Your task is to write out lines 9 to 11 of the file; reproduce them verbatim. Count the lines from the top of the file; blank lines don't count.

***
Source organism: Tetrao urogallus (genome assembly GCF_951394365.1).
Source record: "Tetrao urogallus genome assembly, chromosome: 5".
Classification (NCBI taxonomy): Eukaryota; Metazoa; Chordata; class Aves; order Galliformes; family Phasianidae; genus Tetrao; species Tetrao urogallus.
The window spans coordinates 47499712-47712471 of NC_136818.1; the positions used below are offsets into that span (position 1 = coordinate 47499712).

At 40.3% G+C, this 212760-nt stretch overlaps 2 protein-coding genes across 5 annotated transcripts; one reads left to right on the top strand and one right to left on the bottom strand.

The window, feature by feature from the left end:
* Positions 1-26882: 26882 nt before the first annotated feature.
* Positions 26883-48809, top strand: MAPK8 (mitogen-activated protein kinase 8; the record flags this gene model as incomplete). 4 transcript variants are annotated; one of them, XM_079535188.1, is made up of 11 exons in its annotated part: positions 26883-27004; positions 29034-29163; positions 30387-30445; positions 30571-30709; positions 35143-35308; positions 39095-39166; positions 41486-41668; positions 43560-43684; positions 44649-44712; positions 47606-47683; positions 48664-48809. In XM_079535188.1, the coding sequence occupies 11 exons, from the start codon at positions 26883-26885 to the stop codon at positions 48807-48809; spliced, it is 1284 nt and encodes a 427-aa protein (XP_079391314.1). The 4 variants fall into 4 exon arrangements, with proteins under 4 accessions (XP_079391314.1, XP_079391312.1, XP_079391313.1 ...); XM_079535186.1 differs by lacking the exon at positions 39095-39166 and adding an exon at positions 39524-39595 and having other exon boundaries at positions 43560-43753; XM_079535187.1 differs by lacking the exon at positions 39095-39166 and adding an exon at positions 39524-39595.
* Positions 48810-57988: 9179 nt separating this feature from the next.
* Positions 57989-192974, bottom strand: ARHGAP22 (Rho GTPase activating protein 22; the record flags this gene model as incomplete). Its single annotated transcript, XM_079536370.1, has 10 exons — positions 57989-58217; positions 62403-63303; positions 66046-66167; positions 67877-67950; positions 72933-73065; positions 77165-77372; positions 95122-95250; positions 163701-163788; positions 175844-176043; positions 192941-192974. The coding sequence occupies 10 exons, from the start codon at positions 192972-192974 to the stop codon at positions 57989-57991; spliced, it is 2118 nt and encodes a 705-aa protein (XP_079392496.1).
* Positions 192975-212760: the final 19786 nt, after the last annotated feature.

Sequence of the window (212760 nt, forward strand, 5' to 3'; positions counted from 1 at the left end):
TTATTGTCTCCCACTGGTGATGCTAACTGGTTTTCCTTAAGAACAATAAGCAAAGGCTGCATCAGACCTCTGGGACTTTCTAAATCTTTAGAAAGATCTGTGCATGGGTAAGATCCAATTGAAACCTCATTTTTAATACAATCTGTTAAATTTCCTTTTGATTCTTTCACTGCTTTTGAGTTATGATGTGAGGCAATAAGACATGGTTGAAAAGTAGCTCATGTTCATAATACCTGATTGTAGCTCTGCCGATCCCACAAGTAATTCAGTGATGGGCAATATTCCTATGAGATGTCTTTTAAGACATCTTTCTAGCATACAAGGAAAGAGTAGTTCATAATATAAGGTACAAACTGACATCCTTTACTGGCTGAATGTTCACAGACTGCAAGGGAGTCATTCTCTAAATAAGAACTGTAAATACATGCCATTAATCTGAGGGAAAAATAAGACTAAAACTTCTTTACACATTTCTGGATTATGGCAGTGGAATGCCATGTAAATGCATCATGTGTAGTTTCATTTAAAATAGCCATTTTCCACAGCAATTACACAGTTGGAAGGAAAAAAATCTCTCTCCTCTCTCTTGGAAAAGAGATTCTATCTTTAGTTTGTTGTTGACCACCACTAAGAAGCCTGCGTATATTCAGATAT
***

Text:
* Positions 48810-57988: 9179 nt separating this feature from the next.
* Positions 57989-192974, bottom strand: ARHGAP22 (Rho GTPase activating protein 22; the record flags this gene model as incomplete). Its single annotated transcript, XM_079536370.1, has 10 exons — positions 57989-58217; positions 62403-63303; positions 66046-66167; positions 67877-67950; positions 72933-73065; positions 77165-77372; positions 95122-95250; positions 163701-163788; positions 175844-176043; positions 192941-192974. The coding sequence occupies 10 exons, from the start codon at positions 192972-192974 to the stop codon at positions 57989-57991; spliced, it is 2118 nt and encodes a 705-aa protein (XP_079392496.1).
* Positions 192975-212760: the final 19786 nt, after the last annotated feature.